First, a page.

Meetings and Moderation in History
Table 1 Salvador Dali, The persistence of Memory “melting clocks”, 1931
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2. Roman senate
2.1. Organization of a Roman senate meeting
3. Congress of Vienna
3.1. Organization of Congress of Vienna
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First of all I would like to mention that there are so many meetings in history that the decision which to choose isn’t easy at all. In history by research you find a lot of religious and political meetings, for instance the Council of Constance or the Treaty of Versaille or the sport meetings like the ancient Olympic games. After a long while I have made my decision to write about two meetings in history whose results in my view affect our daily lifes. I want to demonstrate on the basis of my chosen sessions how these were organized and moderated. Besides I want to mention in the discussion, how these historical meetings influences our business meeting culture today.
2. Roman Senate
The Roman senate was a republic institution in ancient Rome. In the first place, the Senate was formed in the early days of the kingdom of the youth Roman Empire to advise the monarch. (cf. http://spqrlive.com/#/the-senate/4536881394) However, the senate not only increased his membership numbers during the century also the duties grew. One part of the members came from the patrician families and the other part from plebeian background. This elite group was called the nobility. In addition, the senators were unpaid for their duties for the Empire, this isn´t really shocking, that they “were mostly devoted to carving out a power base for themselves, their patrons or their close relations.” (http://spqrlive.com/#/the-senate/4536881394) For this paper I want to illustrate how a typical meeting in a Roman Senate was set up.
1. Organization of a Roman senate meeting
First of all the meeting were set up in the Curia Hostilia, “where they sat in a tiered semi-circle” (http://spqrlive.com/#/the-senate/4536881394). Because of a fire the meeting place of the senate was destroyed, Julius Caesar established a new one, where they were based on opposite sides to face each other. This new senate house was called Curia Julia, however, it happened more often because of the membership increase that they met in different temple to deliver their rhetorical speeches.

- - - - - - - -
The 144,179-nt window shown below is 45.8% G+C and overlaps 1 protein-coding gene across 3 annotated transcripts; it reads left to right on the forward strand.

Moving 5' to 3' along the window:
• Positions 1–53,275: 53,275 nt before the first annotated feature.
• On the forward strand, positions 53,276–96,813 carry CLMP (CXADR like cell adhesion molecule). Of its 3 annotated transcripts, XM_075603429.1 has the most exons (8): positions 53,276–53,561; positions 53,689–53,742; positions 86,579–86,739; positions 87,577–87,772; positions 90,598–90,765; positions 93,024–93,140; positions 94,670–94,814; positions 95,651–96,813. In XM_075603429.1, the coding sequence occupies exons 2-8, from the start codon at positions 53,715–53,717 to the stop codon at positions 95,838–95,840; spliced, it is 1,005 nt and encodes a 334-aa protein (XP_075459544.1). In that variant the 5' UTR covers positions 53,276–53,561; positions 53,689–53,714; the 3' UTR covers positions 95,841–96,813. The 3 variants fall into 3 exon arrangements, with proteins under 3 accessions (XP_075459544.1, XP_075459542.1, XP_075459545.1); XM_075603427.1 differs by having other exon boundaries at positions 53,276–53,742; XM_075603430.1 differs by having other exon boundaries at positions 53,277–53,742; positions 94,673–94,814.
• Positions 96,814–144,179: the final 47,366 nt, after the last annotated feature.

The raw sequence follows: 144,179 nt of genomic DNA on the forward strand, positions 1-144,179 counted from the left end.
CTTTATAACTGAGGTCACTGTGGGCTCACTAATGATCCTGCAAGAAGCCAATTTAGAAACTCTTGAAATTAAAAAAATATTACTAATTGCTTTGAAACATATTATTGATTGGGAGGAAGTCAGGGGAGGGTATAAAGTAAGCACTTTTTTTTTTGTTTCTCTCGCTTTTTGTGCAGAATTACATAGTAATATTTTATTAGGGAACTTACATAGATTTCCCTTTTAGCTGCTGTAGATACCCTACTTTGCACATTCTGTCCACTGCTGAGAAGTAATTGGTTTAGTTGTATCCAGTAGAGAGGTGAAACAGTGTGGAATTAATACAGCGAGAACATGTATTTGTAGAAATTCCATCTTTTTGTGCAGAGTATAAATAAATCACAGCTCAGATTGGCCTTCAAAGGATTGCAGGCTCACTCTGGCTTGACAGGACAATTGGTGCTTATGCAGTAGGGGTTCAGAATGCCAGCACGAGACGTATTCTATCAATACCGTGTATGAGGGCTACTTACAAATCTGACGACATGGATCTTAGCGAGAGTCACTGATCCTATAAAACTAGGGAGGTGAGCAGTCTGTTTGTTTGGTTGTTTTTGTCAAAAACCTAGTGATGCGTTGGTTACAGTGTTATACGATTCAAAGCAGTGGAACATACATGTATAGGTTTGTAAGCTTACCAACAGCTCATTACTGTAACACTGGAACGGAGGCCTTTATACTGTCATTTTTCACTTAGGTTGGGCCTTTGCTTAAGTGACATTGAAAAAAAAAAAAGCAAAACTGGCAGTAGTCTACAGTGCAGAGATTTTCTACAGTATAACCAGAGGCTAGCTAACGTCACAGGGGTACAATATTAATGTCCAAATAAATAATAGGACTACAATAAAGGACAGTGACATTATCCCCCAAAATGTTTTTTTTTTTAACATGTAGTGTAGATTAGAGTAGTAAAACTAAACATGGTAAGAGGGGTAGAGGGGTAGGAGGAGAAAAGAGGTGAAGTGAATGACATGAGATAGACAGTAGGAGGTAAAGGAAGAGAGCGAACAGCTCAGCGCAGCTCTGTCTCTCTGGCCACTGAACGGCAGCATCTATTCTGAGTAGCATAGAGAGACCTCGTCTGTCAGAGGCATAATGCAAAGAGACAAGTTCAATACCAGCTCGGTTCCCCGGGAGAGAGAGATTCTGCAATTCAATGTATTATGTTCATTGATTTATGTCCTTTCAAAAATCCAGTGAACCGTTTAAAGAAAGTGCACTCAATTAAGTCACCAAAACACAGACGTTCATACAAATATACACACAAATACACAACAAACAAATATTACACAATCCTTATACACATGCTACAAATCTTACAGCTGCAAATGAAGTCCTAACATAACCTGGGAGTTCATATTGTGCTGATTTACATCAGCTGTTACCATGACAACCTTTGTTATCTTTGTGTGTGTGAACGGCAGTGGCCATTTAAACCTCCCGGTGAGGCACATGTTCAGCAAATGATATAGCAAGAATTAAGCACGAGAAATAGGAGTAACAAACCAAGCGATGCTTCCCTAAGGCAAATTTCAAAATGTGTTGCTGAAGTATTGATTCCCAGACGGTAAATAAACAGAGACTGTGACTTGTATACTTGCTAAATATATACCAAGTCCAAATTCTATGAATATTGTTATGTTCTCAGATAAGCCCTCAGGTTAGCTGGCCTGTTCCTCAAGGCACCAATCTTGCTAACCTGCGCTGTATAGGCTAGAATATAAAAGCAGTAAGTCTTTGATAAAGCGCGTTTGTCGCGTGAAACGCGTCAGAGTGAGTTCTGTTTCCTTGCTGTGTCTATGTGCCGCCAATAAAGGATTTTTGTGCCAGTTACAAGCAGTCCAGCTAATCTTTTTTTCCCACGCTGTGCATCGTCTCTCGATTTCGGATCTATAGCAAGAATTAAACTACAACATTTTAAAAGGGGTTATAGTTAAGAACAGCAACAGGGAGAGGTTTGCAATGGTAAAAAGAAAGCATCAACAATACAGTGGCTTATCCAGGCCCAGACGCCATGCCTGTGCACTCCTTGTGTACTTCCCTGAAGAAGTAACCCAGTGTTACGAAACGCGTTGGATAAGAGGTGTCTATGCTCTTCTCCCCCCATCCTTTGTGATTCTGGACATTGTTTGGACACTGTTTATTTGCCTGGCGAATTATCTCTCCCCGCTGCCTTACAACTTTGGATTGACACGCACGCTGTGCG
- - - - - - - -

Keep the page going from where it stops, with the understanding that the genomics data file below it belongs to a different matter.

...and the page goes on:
The arranging of the senate meetings is an interesting point to mention. One of the officials, who on the one hand could have imperial power or on the other hand was one of the tribunes of the people, could convoked the senate meetings in one of the locations that I mentioned before. Furthermore everybody of the senators had to show appearance because it was on a n obligatory basis. When one of the members of the senate house didn’t show up and gave an excuse for the missing, it was often punished with fines. In addition, the proceedings were moderated by the official who convened the senate members. On the agenda of the chairman was to make a report on the actually problems and he asked the senators for their opinion. Then the senators –not each one - hierarchical addressed an audience on the problem which could include the domains of “preparation of legislation, administration of finances, foreign affairs and the supervision of the state religion.” (http://spqrlive.com/#/the-senate/4536881394)
In the end of the debate the chairman put the outcome in a request and invited the senators to give their votes. The decision was written in a form and was given to the quaestores who safeguarded it. (cf., http://library.thinkquest.org/C006401/data/geschichte/senat.html) In addition to that eloquent and decisive meetings in ancient Rome I want to deal with an example of historical...
Bibliography: Alois Scheucher, Zeitbilder 5&6. Geschichte und Sozialkunde. Politische Bildung. Von den Anfängen der Geschichte der Menschen bis zum Ende des Ersten Weltkrieges, Wien 2006
ORACLE ThinkQuest, URL:
S.P.O.R live, URL: http://spqrlive.com/#/the-senate/4536881394 (1.2.2013)
Wikipedia, URL: http://en.wikipedia.org/wiki/Congress_of_Vienna (1.2.2013)
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Table 1 Bildarchiv Prometheus, New York Museum of Modern Art
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